Your Money: What I didn’t know about auto insurance until an accident

Smart Spending John Ewoldt As I was driving along Hennepin Avenue recently, another driver made a U-turn in front of me, dented my front panel and cracked some housing around one headlight. No one was hurt, no air bags deployed, and the driver’s vehicle looked undamaged, according to him. The damage to my aged Malibu was about $1,800. It was my first auto accident in decades. That’s my excuse for knowing so little about collision insurance. My first reactions ranged from “My car is still drivable. Should I even get this repaired? ” to “This will cost me $500,” my collision deductible. As I walked toward the other driver, he said, “I’m so sorry. This is totally my fault.” I figured that didn’t matter. Minnesota is a no-fault state. I was wrong. A call to my insurance agent revealed that no-fault applies only to PIP, personal injury protection insurance, which is required to be carried by every licensed driver in Minnesota. It pays the first $20,000 of medical expenses related to injuries regardless of who’s at fault. It does not apply to collision insurance.My $1,800 repair bill is covered 100 percent by his property damage liability insurance, not collision. I also learned that a police report is unnecessary when no one is injured and no crime has been committed. “The two parties can exchange personal information, driver’s license numbers and insurance companies, but without a crime or an injury, a police report is generally not needed,” said Sgt. Catherine Michal, a Minneapolis police spokeswoman. I called the other driver’s insurance company to give a statement about the accident. It jibed with the driver’s statement, so the claims agent suggested a body shop near me to do the repair. The repair was done to my satisfaction at no cost to me. The story had a happy ending. After admitting what I didn’t know about my car insurance, let me tell you what I do know. Shop Continue Reading

TRUMP’s first official trip to California: 55 minutes at the Wall, 3.5 hours at RNC fundraiser — PROTESTERS, BACKERS plan big rallies at Otay Mesa — State Assembly’s ‘setback’ for victims in ‘Me Too’ investigations?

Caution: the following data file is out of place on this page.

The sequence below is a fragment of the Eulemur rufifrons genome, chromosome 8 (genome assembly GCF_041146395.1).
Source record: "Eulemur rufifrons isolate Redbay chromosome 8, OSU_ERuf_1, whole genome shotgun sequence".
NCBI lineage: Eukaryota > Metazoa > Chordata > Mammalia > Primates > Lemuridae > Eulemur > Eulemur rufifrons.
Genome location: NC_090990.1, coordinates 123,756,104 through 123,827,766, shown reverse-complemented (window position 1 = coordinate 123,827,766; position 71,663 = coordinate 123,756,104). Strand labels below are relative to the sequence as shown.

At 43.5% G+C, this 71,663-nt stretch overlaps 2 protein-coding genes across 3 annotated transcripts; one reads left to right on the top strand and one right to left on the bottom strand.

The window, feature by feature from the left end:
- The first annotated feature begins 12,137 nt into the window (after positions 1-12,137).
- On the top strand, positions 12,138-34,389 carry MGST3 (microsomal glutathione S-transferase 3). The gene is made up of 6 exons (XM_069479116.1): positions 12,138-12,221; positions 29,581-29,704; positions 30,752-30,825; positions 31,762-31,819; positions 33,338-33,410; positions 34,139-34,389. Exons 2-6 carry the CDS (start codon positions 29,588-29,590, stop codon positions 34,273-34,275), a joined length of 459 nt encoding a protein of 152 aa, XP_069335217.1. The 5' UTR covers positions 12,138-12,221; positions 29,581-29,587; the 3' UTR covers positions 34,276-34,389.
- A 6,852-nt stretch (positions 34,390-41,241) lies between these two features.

By Carla Marinucci ([email protected]) and David Siders ([email protected]) with Candice Norwood ([email protected]) THE BUZZ: Time for a reality check on President Donald Trump’s much-heralded visit to the border wall prototypes at Otay Mesa, to view those eight imposing slabs that symbolize the central promise of his 2016 presidential campaign. The priorities of this first official trip to California, the world’s sixth largest economy, may be all in the numbers:Story Continued Below -- 55 minutes: That’s what Trump’s official itinerary has carved out for his on-site visit to the wall prototypes. -- 3 hours, 35 minutes: That’s the time he’ll spend at a private residence in Los Angeles, the site of a Republican National Committee fundraiser, where tickets range from $35,000 to $250,000. That includes a 90-minute “round table” sit down discussion with RNC donors and backers. -- 50 minutes: That's what he's expected to take addressing members of all five branches of the military at Miramar Air Station — a little more than half the time of that roundtable with the GOP donors. -- And it all comes just hours after firing Secretary of State Rex Tillerson. THE PRESIDENT’S VISIT: -- This AM's DRUDGE REPORT BANNER HEAD -- "Welcome to California! Illegals Vow to Scale Wall,'' via Yahoo. Story. -- TARGETING PELOSI, FEINSTEIN -- “White House slams 'sanctuary' supporters in advance of Trump visit,’’ by POLITICO’s Josh Gerstein: “As President Donald Trump prepares for his first trip to California since taking office more than a year ago, the White House is lashing back at prominent Golden State politicians who've trained their fire on Trump's aggressive enforcement of immigration laws. Story. -- "Trump's LA visit so closely held even law enforcement doesn't know all the details,'' via KPCC's Mary Plummer: "Freeway and surface road traffic could get congested, although Continue Reading